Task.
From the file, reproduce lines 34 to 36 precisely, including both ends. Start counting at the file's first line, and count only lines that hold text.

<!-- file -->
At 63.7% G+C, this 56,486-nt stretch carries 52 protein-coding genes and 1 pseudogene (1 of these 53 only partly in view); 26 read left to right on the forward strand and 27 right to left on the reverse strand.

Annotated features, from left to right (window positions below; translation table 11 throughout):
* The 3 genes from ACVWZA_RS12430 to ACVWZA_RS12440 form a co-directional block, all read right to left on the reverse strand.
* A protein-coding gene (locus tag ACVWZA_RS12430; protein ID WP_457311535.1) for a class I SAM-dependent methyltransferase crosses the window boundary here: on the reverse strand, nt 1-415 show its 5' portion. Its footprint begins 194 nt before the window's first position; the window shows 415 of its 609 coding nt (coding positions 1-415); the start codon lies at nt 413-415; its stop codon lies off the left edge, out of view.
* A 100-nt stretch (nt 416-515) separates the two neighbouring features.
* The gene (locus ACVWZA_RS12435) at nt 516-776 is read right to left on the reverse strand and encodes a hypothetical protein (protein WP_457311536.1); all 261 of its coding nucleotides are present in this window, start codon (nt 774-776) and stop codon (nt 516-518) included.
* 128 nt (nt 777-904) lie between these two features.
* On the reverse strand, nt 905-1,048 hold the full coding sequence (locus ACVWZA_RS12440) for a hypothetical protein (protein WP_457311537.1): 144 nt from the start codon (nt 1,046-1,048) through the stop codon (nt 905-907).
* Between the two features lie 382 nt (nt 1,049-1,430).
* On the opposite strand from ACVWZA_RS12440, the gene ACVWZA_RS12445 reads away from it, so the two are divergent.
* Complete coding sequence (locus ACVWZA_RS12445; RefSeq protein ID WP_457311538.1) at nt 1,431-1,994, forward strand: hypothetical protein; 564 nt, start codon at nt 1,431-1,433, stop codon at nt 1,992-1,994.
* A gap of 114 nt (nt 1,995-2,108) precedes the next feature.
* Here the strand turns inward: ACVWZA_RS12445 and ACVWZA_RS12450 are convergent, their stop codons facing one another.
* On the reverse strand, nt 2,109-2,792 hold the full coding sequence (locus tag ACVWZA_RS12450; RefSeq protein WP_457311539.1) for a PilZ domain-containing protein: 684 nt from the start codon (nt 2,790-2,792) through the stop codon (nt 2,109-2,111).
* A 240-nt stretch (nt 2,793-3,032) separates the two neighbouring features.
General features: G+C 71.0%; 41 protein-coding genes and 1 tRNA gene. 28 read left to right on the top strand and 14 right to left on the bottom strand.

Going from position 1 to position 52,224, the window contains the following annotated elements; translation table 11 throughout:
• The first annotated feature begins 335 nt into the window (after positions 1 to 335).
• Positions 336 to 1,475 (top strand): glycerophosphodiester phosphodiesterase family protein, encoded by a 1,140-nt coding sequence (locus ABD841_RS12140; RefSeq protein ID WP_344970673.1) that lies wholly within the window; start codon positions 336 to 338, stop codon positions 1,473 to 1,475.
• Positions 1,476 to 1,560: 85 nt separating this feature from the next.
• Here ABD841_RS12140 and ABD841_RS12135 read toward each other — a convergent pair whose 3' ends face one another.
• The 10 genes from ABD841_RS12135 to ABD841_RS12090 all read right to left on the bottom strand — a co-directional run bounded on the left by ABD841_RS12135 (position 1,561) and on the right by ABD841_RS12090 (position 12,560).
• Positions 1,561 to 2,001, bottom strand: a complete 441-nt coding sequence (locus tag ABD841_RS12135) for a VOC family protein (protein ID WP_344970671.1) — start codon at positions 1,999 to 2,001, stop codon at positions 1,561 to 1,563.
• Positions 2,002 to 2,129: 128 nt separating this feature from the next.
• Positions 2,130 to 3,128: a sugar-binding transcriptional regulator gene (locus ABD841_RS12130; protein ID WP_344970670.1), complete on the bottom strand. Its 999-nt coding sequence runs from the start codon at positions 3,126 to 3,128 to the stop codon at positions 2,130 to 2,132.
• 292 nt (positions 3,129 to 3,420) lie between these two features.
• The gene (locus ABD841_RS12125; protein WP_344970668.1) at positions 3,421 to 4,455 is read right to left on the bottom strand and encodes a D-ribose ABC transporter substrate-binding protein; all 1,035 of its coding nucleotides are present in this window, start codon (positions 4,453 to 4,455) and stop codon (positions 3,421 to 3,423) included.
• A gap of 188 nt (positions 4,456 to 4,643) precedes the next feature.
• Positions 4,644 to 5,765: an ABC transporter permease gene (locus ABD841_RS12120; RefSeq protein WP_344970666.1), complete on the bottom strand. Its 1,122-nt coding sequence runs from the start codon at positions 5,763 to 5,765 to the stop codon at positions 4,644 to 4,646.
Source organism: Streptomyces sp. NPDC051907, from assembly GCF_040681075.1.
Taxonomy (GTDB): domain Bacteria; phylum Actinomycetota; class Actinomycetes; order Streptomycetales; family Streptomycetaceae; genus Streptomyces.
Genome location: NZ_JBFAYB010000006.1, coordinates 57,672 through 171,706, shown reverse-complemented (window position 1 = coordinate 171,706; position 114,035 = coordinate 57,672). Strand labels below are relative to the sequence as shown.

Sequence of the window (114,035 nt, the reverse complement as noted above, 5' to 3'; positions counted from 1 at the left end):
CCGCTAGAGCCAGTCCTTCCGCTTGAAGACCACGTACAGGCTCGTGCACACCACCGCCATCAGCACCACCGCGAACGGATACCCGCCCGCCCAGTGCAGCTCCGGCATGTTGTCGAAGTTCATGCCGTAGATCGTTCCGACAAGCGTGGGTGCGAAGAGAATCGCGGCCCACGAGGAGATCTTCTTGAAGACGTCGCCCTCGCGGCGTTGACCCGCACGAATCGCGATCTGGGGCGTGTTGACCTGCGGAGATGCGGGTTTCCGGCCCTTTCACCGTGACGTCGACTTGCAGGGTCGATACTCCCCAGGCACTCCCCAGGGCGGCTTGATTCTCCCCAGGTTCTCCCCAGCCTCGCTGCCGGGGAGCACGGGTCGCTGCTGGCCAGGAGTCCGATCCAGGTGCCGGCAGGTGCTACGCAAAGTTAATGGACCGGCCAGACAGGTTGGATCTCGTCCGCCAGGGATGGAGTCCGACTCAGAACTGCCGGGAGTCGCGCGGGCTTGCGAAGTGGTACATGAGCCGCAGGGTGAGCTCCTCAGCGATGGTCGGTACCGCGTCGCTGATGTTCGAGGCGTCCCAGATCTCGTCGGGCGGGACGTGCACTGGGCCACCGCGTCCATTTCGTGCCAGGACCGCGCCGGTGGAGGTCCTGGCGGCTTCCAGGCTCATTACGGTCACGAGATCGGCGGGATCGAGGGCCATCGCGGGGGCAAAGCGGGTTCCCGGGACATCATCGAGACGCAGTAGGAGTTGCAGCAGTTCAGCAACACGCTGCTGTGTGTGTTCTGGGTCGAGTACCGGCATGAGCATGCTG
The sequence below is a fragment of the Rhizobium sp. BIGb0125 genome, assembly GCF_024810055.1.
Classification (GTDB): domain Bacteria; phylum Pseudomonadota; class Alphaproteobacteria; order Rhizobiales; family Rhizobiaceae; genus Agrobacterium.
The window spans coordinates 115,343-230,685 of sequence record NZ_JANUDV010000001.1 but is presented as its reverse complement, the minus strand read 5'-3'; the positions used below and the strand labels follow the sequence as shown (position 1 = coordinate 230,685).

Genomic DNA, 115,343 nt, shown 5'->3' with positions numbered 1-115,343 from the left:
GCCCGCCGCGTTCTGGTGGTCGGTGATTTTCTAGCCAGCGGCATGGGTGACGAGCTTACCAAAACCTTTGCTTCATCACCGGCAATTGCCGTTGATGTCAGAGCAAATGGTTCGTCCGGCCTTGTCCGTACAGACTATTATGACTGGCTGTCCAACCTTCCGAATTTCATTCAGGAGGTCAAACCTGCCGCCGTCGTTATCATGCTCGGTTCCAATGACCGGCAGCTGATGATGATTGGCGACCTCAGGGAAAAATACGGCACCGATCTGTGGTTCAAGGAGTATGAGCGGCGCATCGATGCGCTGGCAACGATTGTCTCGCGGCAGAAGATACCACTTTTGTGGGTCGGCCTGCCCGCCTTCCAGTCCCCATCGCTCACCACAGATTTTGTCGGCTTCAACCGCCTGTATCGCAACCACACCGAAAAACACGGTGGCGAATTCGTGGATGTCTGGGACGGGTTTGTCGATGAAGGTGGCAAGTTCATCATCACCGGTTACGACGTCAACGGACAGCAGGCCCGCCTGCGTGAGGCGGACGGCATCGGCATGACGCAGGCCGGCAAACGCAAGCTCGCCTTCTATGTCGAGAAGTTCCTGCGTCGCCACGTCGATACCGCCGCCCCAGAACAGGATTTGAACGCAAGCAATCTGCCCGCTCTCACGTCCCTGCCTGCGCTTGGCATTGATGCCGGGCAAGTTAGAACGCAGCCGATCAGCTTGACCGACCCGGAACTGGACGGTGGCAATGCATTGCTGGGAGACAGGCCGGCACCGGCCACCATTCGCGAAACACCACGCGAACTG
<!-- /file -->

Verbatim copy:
CCGCTAGAGCCAGTCCTTCCGCTTGAAGACCACGTACAGGCTCGTGCACACCACCGCCATCAGCACCACCGCGAACGGATACCCGCCCGCCCAGTGCAGCTCCGGCATGTTGTCGAAGTTCATGCCGTAGATCGTTCCGACAAGCGTGGGTGCGAAGAGAATCGCGGCCCACGAGGAGATCTTCTTGAAGACGTCGCCCTCGCGGCGTTGACCCGCACGAATCGCGATCTGGGGCGTGTTGACCTGCGGAGATGCGGGTTTCCGGCCCTTTCACCGTGACGTCGACTTGCAGGGTCGATACTCCCCAGGCACTCCCCAGGGCGGCTTGATTCTCCCCAGGTTCTCCCCAGCCTCGCTGCCGGGGAGCACGGGTCGCTGCTGGCCAGGAGTCCGATCCAGGTGCCGGCAGGTGCTACGCAAAGTTAATGGACCGGCCAGACAGGTTGGATCTCGTCCGCCAGGGATGGAGTCCGACTCAGAACTGCCGGGAGTCGCGCGGGCTTGCGAAGTGGTACATGAGCCGCAGGGTGAGCTCCTCAGCGATGGTCGGTACCGCGTCGCTGATGTTCGAGGCGTCCCAGATCTCGTCGGGCGGGACGTGCACTGGGCCACCGCGTCCATTTCGTGCCAGGACCGCGCCGGTGGAGGTCCTGGCGGCTTCCAGGCTCATTACGGTCACGAGATCGGCGGGATCGAGGGCCATCGCGGGGGCAAAGCGGGTTCCCGGGACATCATCGAGACGCAGTAGGAGTTGCAGCAGTTCAGCAACACGCTGCTGTGTGTGTTCTGGGTCGAGTACCGGCATGAGCATGCTG
The sequence below is a fragment of the Rhizobium sp. BIGb0125 genome, assembly GCF_024810055.1.
Classification (GTDB): domain Bacteria; phylum Pseudomonadota; class Alphaproteobacteria; order Rhizobiales; family Rhizobiaceae; genus Agrobacterium.